By DaQuan Lawrence,
Special to the AFRO

Actor, filmmaker, minister and motivational speaker, Kenyon Glover, has partnered with an international civil society organization, working to help communities in Haiti become self-sufficient. 

Through an international fundraising campaign, the group is attempting to raise $2 million via GoFundMe for programming to help communities in Haiti, which are historically underserved and under-resourced. The initiative aims to help residents develop necessary skills to lead their own small and medium enterprises.

Glover is a former basketball player in the National Basketball Association (NBA), and successful actor and filmmaker. Now, he’s using his national and international influence to support Haiti, a nation with a rich history and innovative, resilient and remarkable population.  

“Someone brought the initiative and campaign to my attention and I wanted to do whatever I could to help,” Glover told the AFRO. “I learned about the food insecurity, political corruption and how dangerous it is. It’s a war going on out there.”

Located on the island of Hispaniola, Haiti has been riddled with political instability and has made international headlines recently due to challenges in governance, economic development, and political violence. Through it all, the nation has fought hard to maintain its spirit of resistance and resilience in the 21st century. 

Founded as the first free Black republic on Jan. 1, 1804, Haiti, formerly known as the French colony of Saint-Domingue, is the first nation in the world to gain its independence through the successful revolt of formerly enslaved people. 

Initially led by Toussaint-L’Ouverture, who abolished slavery, previously enslaved individuals fought against France between 1791-1804, when General Jean-Jaques Dessalines declared independence and revived the nation’s native name of ‘Ayiti’.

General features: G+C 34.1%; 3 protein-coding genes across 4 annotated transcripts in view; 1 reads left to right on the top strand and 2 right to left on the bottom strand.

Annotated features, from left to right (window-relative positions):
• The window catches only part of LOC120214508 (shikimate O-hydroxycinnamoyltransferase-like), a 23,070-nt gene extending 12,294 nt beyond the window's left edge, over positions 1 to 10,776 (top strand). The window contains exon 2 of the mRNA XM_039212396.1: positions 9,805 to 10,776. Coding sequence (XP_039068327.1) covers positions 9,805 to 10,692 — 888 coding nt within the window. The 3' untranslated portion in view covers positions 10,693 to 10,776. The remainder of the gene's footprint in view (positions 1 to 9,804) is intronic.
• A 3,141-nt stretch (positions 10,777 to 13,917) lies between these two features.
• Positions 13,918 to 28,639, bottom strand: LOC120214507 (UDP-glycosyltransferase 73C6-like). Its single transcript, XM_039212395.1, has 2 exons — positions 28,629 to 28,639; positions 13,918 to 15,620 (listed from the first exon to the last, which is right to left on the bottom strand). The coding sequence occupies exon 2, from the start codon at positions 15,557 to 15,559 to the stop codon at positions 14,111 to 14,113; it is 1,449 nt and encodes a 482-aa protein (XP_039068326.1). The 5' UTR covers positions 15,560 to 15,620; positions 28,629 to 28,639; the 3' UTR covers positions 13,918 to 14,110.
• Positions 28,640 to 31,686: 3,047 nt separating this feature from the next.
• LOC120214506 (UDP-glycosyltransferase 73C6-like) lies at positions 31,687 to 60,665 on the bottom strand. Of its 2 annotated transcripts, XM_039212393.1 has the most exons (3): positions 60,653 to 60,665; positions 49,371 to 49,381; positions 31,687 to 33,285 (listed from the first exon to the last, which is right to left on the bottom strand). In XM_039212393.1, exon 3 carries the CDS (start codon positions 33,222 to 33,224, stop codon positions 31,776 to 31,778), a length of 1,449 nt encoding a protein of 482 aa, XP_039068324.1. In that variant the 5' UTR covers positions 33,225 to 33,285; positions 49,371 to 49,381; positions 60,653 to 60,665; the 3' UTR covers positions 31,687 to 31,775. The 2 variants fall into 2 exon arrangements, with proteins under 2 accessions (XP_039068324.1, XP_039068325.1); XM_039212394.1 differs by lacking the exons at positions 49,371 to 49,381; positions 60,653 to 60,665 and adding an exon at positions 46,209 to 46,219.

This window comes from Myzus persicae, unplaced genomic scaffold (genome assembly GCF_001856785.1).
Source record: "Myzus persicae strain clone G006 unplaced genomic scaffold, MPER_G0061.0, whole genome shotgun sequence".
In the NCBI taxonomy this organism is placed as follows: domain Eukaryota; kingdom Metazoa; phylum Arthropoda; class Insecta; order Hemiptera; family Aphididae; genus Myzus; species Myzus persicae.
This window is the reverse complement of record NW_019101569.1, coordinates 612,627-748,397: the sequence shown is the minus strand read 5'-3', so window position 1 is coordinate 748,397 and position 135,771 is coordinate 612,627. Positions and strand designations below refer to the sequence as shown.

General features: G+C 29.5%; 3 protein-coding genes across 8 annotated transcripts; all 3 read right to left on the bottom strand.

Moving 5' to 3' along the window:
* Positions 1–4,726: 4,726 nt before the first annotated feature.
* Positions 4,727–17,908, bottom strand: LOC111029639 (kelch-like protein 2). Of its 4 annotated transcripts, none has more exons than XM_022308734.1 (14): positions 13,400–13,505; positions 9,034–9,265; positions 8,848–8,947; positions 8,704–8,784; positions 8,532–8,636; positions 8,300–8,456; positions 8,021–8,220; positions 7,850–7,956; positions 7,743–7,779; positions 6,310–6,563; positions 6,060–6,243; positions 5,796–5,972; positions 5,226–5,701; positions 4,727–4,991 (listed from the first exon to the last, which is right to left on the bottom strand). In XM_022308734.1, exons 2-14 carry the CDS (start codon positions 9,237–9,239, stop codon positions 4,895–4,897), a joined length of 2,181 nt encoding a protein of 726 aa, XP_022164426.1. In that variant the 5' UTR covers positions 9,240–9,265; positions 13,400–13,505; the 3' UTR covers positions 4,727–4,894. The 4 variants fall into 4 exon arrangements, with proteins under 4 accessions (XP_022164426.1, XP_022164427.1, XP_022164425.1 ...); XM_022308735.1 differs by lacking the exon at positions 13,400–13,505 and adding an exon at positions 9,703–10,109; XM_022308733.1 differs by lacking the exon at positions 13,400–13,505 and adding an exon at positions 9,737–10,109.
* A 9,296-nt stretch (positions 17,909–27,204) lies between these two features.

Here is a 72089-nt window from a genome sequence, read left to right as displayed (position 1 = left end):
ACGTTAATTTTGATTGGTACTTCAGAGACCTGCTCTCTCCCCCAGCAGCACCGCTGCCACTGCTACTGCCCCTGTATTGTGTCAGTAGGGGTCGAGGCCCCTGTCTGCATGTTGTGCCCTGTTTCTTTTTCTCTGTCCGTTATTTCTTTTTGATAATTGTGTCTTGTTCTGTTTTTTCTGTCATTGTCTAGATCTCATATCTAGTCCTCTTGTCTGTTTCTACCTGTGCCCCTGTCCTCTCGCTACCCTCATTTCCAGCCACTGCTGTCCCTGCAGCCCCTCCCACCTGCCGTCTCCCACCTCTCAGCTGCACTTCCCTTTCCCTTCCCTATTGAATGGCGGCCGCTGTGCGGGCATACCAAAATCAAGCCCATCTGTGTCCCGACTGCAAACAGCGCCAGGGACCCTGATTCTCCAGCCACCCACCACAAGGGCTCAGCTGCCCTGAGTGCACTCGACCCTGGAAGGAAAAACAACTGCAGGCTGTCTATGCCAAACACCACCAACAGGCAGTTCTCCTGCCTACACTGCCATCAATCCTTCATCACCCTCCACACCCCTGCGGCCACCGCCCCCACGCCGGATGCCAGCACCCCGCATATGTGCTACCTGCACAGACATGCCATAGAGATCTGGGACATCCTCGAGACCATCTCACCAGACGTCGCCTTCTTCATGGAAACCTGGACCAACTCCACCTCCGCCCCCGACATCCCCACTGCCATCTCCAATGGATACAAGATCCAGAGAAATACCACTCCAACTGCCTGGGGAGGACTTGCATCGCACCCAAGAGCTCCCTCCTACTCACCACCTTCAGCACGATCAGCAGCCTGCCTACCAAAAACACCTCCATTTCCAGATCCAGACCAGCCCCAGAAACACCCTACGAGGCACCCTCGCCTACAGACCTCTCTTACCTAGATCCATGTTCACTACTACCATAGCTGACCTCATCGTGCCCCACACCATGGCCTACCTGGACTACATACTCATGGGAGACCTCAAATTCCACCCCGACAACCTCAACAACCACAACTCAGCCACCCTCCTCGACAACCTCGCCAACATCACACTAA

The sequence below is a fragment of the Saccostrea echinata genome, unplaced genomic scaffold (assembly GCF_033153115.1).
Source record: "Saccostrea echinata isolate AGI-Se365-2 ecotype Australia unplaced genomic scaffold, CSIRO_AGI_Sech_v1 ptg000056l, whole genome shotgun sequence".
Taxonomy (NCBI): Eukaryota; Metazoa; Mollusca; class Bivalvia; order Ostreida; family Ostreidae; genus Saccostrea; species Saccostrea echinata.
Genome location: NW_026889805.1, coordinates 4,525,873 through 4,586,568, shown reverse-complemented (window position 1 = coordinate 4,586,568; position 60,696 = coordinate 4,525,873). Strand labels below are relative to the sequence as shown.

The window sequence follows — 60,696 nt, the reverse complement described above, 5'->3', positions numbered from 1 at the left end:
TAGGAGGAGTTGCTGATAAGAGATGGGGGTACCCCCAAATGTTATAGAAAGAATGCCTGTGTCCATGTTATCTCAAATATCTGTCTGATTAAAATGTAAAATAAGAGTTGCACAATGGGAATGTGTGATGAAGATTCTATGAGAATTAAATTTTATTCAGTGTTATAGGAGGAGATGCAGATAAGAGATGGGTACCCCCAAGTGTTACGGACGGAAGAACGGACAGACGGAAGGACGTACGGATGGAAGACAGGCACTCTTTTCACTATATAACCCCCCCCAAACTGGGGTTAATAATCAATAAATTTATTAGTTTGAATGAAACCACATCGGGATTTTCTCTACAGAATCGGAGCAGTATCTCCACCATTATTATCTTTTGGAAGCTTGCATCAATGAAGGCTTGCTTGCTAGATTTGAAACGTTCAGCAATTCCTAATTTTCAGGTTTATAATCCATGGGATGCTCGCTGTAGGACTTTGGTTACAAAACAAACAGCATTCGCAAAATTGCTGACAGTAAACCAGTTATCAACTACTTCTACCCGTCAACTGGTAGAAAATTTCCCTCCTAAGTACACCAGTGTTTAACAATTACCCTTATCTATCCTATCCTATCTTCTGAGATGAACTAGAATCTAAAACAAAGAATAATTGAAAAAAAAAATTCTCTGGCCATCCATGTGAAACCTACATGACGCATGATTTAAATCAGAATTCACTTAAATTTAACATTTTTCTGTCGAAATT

Born in Monroe, Louisiana and the eldest of three siblings, Glover was far removed from Haiti and it’s culture. Still, the star that has appeared in more than 70 films and television shows saw an opportunity to help— and jumped right into action. Glover said he believes it is important to use his influence to support marginalized populations in the U.S. and abroad. 

“Kids are not getting the education they need and there are many resources people don’t have access to such as hospitals, food or furniture. This program is helping Haitians develop skills to build their own businesses, communities, or factories so they don’t have to depend on charitable organizations and foreign aid,” Glover said. 

Led by Sharon Savoy of Toronto, Canada, the initiative to raise the money for Haiti is focused on helping communities in Haiti develop the capacity to establish and sustain their own independent small and medium enterprises. Savoy has used her own funds to work with five communities across the nation to develop self-reliance programs to prevent an overreliance on charities for sustenance. 

“After traveling to Haiti in the 1980s, I became interested in supporting the population, which was impoverished, but not to the extent that it is now” said Savoy.